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Hamels revives October magic vs. Dodgers

Hamels revives October magic vs. LA

LOS ANGELES -- There is something about Dodger Stadium to Cole Hamels.

He smiled on Thursday when asked about it.

Hamels swears he just likes the mound, ignoring the fact that the last two times he has pitched here he has done something special. He threw a shutout Thursday in a 3-0 victory over the Dodgers -- the best team in baseball -- to extend the Phillies' winning streak to seven games. But the previous time he stepped on the Dodger Stadium mound, he clinched the Phillies' first trip to the World Series since 1993 when he dazzled the Dodgers in Game 5 of the National League Championship Series.

Hamels said he had no flashbacks of Game 5 on Thursday.

"No, because Manny wasn't in there," Hamels joked.

Dodgers left fielder Manny Ramirez is serving a 50-game suspension for violating the league's policy against performance-enhancing substances. But it might not have mattered if Ramirez had been in the lineup on Thursday. Hamels kept the ball down in the strike zone. He mixed his pitches. He threw to both sides of the plate.

"He can hit the outer corner and inner corner and stuff like that," Dodgers manager Joe Torre said. "That's something you can't find very often, especially with left-handers."

Hamels allowed just five hits and struck out five in the third shutout of his career.

Even more impressive, he threw just 97 pitches.

Phillies catcher Carlos Ruiz said he had a feeling Hamels was going to dominate as soon as he started throwing in the bullpen.

Everything Hamels threw was down.

Down, down, down.

"It's going to be a good day for Cole," Ruiz told bullpen coach Mick Billmeyer. "He'll go eight innings."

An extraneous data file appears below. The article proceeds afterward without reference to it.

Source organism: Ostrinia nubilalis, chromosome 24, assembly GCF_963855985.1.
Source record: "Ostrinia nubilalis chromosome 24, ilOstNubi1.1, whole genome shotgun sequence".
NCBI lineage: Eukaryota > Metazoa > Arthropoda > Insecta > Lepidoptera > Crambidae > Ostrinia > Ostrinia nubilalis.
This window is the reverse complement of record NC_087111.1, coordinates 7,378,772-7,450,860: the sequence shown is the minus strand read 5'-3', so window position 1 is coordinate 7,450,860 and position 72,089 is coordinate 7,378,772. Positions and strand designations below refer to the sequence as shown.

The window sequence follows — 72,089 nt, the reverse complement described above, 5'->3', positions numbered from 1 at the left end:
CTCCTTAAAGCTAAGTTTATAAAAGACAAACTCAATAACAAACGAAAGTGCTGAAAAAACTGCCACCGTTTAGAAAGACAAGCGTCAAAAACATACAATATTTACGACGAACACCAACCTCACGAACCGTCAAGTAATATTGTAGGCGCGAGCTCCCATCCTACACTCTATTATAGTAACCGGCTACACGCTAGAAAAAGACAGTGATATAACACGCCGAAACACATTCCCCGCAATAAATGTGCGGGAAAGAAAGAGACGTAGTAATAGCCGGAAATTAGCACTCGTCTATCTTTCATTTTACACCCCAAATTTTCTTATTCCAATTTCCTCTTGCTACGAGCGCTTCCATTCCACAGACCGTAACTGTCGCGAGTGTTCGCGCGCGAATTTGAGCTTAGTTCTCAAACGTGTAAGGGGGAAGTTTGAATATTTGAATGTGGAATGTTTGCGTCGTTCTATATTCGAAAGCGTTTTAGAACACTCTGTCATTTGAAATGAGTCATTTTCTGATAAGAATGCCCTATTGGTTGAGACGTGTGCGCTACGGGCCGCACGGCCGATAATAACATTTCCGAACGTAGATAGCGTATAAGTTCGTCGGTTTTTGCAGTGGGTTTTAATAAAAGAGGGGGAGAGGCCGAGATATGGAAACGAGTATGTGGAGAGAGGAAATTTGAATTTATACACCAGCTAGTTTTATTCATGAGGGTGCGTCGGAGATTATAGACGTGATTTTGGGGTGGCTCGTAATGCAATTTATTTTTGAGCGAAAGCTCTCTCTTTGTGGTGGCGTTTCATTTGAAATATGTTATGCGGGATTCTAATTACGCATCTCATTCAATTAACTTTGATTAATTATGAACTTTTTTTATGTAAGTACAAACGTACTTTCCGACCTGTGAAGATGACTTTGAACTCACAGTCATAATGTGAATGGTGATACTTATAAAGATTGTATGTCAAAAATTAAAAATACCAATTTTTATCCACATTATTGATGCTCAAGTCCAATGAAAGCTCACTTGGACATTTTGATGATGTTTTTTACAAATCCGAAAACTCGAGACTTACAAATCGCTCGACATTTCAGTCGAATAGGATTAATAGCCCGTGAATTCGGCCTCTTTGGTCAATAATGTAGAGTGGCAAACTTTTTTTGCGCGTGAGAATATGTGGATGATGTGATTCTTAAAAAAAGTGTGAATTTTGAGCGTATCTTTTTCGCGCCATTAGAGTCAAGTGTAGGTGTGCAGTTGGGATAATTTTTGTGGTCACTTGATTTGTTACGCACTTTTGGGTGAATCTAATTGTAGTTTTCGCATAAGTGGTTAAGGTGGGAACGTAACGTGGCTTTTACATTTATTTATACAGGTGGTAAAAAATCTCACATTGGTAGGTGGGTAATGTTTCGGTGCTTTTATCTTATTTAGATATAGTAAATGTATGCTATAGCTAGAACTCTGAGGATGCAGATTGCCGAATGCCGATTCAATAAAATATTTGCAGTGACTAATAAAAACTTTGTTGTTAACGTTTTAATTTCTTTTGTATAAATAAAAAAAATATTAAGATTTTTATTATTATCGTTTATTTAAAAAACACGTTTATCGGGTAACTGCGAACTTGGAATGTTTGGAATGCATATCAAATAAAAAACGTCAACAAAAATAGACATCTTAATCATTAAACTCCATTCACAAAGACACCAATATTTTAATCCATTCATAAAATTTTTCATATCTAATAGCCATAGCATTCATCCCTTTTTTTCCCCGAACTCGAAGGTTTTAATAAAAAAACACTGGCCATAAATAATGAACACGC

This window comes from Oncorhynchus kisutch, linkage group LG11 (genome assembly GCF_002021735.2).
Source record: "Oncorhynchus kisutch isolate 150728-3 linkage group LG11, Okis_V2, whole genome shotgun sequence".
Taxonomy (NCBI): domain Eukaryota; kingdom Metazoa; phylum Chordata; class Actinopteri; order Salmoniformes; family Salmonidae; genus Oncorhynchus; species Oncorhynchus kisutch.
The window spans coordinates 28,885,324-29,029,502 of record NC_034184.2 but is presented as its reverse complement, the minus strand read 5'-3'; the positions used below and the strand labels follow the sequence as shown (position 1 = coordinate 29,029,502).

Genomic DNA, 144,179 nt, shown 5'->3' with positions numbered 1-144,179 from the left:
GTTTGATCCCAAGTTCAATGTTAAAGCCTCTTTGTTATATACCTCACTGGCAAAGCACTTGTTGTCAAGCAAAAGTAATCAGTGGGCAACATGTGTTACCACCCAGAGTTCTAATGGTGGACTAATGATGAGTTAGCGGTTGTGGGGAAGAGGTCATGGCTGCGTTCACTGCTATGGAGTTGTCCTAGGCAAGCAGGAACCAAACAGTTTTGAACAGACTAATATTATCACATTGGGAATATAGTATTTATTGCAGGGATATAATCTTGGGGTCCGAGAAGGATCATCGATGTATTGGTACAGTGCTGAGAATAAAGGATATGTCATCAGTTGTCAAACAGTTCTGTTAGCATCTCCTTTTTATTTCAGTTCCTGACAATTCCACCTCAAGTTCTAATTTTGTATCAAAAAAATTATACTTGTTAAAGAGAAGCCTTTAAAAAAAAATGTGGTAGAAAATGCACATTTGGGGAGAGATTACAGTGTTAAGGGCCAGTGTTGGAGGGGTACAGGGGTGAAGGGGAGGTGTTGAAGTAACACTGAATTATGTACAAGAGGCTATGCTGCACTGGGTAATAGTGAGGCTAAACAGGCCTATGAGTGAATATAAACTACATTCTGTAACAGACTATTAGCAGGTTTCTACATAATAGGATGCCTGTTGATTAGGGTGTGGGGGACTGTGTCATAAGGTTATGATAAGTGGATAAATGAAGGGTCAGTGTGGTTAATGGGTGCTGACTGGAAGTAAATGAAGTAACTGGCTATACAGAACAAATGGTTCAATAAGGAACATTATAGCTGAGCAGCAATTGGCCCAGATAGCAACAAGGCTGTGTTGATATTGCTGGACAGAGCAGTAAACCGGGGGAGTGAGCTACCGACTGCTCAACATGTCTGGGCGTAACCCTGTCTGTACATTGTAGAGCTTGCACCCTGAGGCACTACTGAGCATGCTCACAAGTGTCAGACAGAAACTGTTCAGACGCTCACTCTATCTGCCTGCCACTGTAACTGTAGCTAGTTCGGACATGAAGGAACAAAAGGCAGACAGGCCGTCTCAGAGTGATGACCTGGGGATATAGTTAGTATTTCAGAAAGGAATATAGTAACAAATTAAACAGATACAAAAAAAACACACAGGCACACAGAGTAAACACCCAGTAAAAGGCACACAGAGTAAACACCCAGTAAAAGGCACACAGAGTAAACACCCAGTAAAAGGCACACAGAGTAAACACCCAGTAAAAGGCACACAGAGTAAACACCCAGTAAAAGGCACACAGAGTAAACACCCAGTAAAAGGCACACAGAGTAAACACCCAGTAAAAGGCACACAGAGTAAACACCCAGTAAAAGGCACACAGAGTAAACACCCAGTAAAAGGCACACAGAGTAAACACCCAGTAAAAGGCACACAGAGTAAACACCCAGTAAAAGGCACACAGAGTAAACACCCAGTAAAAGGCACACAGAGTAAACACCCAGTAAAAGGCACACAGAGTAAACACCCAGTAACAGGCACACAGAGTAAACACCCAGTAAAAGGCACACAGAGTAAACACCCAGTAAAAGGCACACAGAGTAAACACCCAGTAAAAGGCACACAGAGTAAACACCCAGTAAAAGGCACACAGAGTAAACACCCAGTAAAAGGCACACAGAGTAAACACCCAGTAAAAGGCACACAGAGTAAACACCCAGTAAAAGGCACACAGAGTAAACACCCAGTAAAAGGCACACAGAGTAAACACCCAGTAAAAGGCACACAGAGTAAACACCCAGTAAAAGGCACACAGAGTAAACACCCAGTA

He went nine, partially because he kept the ball down.

"It's hard to foul balls off when they're low in the zone," Hamels said. "If it's up and guys miss it, they foul it off. When it's low in the zone, they mostly put it in play and it's a ground ball."

Hamels got two big ground-ball outs in the first and second innings: a pair of double-play balls hit to shortstop Jimmy Rollins. Hamels got 13 of his 27 outs from grounders.

And that helped him keep his pitch count low.

Phillies manager Charlie Manuel said he looked up after the sixth inning and saw Hamels had thrown just 62 pitches.

Sixty-two.

It's even more impressive when one considers he threw 27 pitches in the first two innings. He threw just six pitches in the third, eight pitches in the fourth, 10 in the fifth and 11 in the sixth.

It was the Phillies' first shutout of the season, and first since Sept. 5, 2008, when Brett Myers and Brad Lidge combined to shut out the Mets at Shea Stadium. It was the first shutout for a Phillies starter since Aug. 20, 2008, when Myers shut out the Nationals at Citizens Bank Park, 4-0.

It was Hamels' third shutout of his career, and first since June 5, 2008, when he shut out the Reds at the Bank, 5-0.

"This is the best one he's pitched this year," Manuel said. "But I've seen him pitch some good ones. This is a good game for him. The way the season has kind of gone so far, this was a very good game for him, confidence-wise."

The Phillies are 32-20 for the second-best record in baseball. They have a four-game lead over the Mets in the NL East.

Ryan Howard's sacrifice fly to center in the fourth scored Chase Utley to give the Phillies a 1-0 lead. Raul Ibanez's double to left-center field in the sixth scored Jayson Werth to make it 2-0, and Werth's single up the middle in the seventh scored Ruiz to make it 3-0.

But the night belonged to Hamels, who is the Phillies' ace in a rotation that just lost its No. 2 in Myers, as Myers underwent hip surgery on Thursday and is likely done for the season.

"I'd say I feel real good when he pitches," Manuel said. "I think most guys on our team and most people in Philadelphia feel that way."

Todd Zolecki is a reporter for MLB.com. This story was not subject to the approval of Major League Baseball or its clubs.

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